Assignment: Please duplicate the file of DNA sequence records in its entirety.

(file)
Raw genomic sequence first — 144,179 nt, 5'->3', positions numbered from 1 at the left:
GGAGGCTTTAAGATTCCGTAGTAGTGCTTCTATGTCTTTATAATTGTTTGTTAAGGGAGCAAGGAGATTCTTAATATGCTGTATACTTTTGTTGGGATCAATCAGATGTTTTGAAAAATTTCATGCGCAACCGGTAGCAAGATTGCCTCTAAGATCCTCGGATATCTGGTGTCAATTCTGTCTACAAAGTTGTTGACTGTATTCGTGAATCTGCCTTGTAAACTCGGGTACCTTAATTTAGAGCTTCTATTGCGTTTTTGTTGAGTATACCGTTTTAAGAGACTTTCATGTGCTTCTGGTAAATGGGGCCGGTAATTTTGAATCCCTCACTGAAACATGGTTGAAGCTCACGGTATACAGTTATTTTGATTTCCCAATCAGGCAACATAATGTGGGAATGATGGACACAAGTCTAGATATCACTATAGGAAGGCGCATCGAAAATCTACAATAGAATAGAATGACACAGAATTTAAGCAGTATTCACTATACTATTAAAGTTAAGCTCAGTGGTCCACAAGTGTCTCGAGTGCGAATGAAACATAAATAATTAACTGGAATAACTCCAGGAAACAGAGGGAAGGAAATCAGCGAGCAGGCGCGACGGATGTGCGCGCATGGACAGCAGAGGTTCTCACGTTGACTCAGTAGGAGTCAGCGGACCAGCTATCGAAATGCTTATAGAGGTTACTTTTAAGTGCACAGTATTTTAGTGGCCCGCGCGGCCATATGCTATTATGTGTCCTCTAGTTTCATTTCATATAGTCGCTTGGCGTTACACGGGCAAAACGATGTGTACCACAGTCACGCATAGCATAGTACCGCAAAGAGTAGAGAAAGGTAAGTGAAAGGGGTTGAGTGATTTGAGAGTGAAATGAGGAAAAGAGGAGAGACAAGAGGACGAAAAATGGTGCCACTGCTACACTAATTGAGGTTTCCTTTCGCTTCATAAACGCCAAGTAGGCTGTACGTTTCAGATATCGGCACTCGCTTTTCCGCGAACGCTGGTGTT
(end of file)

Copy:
Raw genomic sequence first — 144,179 nt, 5'->3', positions numbered from 1 at the left:
GGAGGCTTTAAGATTCCGTAGTAGTGCTTCTATGTCTTTATAATTGTTTGTTAAGGGAGCAAGGAGATTCTTAATATGCTGTATACTTTTGTTGGGATCAATCAGATGTTTTGAAAAATTTCATGCGCAACCGGTAGCAAGATTGCCTCTAAGATCCTCGGATATCTGGTGTCAATTCTGTCTACAAAGTTGTTGACTGTATTCGTGAATCTGCCTTGTAAACTCGGGTACCTTAATTTAGAGCTTCTATTGCGTTTTTGTTGAGTATACCGTTTTAAGAGACTTTCATGTGCTTCTGGTAAATGGGGCCGGTAATTTTGAATCCCTCACTGAAACATGGTTGAAGCTCACGGTATACAGTTATTTTGATTTCCCAATCAGGCAACATAATGTGGGAATGATGGACACAAGTCTAGATATCACTATAGGAAGGCGCATCGAAAATCTACAATAGAATAGAATGACACAGAATTTAAGCAGTATTCACTATACTATTAAAGTTAAGCTCAGTGGTCCACAAGTGTCTCGAGTGCGAATGAAACATAAATAATTAACTGGAATAACTCCAGGAAACAGAGGGAAGGAAATCAGCGAGCAGGCGCGACGGATGTGCGCGCATGGACAGCAGAGGTTCTCACGTTGACTCAGTAGGAGTCAGCGGACCAGCTATCGAAATGCTTATAGAGGTTACTTTTAAGTGCACAGTATTTTAGTGGCCCGCGCGGCCATATGCTATTATGTGTCCTCTAGTTTCATTTCATATAGTCGCTTGGCGTTACACGGGCAAAACGATGTGTACCACAGTCACGCATAGCATAGTACCGCAAAGAGTAGAGAAAGGTAAGTGAAAGGGGTTGAGTGATTTGAGAGTGAAATGAGGAAAAGAGGAGAGACAAGAGGACGAAAAATGGTGCCACTGCTACACTAATTGAGGTTTCCTTTCGCTTCATAAACGCCAAGTAGGCTGTACGTTTCAGATATCGGCACTCGCTTTTCCGCGAACGCTGGTGTT